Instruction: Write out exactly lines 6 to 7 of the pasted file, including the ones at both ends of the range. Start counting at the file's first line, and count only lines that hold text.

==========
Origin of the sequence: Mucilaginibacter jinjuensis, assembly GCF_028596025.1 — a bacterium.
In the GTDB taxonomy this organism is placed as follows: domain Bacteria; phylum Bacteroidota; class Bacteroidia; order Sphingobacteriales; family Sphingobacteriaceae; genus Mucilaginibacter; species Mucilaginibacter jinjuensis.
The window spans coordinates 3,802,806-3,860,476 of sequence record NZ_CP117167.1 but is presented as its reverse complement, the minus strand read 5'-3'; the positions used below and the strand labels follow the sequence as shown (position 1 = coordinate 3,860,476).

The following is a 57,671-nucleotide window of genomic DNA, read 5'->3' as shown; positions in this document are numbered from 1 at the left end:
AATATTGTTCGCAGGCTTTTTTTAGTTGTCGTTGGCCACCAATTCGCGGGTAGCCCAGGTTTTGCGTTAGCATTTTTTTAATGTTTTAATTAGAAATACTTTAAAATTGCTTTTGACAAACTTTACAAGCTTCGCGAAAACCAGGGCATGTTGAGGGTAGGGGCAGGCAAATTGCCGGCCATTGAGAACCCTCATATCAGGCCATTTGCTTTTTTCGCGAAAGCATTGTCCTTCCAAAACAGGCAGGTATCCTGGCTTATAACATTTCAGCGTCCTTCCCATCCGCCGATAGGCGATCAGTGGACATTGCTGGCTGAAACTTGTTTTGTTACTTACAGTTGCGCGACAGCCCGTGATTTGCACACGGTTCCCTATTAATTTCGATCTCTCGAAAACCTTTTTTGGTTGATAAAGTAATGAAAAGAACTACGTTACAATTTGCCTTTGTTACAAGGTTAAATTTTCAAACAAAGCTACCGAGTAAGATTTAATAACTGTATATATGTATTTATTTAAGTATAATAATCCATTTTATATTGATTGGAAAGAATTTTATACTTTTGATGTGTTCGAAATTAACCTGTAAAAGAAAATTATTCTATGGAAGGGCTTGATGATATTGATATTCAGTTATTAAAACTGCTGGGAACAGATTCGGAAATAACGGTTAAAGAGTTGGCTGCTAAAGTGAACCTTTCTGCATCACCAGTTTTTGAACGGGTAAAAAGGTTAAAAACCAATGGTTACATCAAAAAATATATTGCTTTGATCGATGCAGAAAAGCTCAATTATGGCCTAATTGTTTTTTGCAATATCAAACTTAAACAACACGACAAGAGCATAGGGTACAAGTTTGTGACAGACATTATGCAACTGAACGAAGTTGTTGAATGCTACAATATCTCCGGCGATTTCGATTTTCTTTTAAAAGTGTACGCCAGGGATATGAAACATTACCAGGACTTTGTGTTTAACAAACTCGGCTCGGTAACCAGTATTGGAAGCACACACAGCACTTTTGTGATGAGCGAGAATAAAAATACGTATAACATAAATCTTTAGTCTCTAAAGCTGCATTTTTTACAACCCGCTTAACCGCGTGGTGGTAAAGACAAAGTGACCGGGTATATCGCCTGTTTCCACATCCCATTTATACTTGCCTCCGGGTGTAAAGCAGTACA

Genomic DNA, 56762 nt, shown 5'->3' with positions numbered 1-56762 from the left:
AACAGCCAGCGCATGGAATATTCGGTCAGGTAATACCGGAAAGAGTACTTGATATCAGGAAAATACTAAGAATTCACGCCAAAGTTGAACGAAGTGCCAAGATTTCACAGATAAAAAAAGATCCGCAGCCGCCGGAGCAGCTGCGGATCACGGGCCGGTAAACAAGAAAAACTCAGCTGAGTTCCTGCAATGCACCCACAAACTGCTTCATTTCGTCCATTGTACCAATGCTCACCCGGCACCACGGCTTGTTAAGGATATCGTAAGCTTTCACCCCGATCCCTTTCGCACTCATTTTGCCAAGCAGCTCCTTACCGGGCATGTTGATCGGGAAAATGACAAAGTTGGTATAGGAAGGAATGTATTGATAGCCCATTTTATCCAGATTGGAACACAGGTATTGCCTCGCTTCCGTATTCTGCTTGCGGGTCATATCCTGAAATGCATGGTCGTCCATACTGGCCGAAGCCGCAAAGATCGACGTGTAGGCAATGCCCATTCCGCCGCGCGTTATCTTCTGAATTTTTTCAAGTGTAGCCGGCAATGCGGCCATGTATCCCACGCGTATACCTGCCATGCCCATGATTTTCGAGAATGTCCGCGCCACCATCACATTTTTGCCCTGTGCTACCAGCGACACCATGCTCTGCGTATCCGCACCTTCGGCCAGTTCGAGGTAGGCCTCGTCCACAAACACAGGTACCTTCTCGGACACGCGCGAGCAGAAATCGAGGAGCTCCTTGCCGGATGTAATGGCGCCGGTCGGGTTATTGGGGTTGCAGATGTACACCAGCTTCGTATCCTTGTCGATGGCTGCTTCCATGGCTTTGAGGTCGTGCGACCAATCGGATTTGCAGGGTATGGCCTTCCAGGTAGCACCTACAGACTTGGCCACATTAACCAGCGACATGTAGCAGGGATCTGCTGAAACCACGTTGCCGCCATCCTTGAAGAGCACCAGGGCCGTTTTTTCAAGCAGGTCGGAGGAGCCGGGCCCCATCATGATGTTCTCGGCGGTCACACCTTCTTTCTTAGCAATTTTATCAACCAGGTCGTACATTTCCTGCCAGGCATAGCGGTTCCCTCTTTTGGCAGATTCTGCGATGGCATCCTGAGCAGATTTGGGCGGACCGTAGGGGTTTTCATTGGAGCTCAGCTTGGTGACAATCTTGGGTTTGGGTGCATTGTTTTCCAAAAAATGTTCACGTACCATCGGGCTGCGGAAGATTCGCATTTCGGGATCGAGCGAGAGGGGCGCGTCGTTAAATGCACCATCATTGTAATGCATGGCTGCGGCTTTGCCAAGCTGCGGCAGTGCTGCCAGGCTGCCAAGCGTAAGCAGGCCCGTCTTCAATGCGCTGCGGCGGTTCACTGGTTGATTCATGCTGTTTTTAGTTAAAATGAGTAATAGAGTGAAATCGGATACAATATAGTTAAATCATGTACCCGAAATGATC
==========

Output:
Genomic DNA, 56762 nt, shown 5'->3' with positions numbered 1-56762 from the left:
AACAGCCAGCGCATGGAATATTCGGTCAGGTAATACCGGAAAGAGTACTTGATATCAGGAAAATACTAAGAATTCACGCCAAAGTTGAACGAAGTGCCAAGATTTCACAGATAAAAAAAGATCCGCAGCCGCCGGAGCAGCTGCGGATCACGGGCCGGTAAACAAGAAAAACTCAGCTGAGTTCCTGCAATGCACCCACAAACTGCTTCATTTCGTCCATTGTACCAATGCTCACCCGGCACCACGGCTTGTTAAGGATATCGTAAGCTTTCACCCCGATCCCTTTCGCACTCATTTTGCCAAGCAGCTCCTTACCGGGCATGTTGATCGGGAAAATGACAAAGTTGGTATAGGAAGGAATGTATTGATAGCCCATTTTATCCAGATTGGAACACAGGTATTGCCTCGCTTCCGTATTCTGCTTGCGGGTCATATCCTGAAATGCATGGTCGTCCATACTGGCCGAAGCCGCAAAGATCGACGTGTAGGCAATGCCCATTCCGCCGCGCGTTATCTTCTGAATTTTTTCAAGTGTAGCCGGCAATGCGGCCATGTATCCCACGCGTATACCTGCCATGCCCATGATTTTCGAGAATGTCCGCGCCACCATCACATTTTTGCCCTGTGCTACCAGCGACACCATGCTCTGCGTATCCGCACCTTCGGCCAGTTCGAGGTAGGCCTCGTCCACAAACACAGGTACCTTCTCGGACACGCGCGAGCAGAAATCGAGGAGCTCCTTGCCGGATGTAATGGCGCCGGTCGGGTTATTGGGGTTGCAGATGTACACCAGCTTCGTATCCTTGTCGATGGCTGCTTCCATGGCTTTGAGGTCGTGCGACCAATCGGATTTGCAGGGTATGGCCTTCCAGGTAGCACCTACAGACTTGGCCACATTAACCAGCGACATGTAGCAGGGATCTGCTGAAACCACGTTGCCGCCATCCTTGAAGAGCACCAGGGCCGTTTTTTCAAGCAGGTCGGAGGAGCCGGGCCCCATCATGATGTTCTCGGCGGTCACACCTTCTTTCTTAGCAATTTTATCAACCAGGTCGTACATTTCCTGCCAGGCATAGCGGTTCCCTCTTTTGGCAGATTCTGCGATGGCATCCTGAGCAGATTTGGGCGGACCGTAGGGGTTTTCATTGGAGCTCAGCTTGGTGACAATCTTGGGTTTGGGTGCATTGTTTTCCAAAAAATGTTCACGTACCATCGGGCTGCGGAAGATTCGCATTTCGGGATCGAGCGAGAGGGGCGCGTCGTTAAATGCACCATCATTGTAATGCATGGCTGCGGCTTTGCCAAGCTGCGGCAGTGCTGCCAGGCTGCCAAGCGTAAGCAGGCCCGTCTTCAATGCGCTGCGGCGGTTCACTGGTTGATTCATGCTGTTTTTAGTTAAAATGAGTAATAGAGTGAAATCGGATACAATATAGTTAAATCATGTACCCGAAATGATC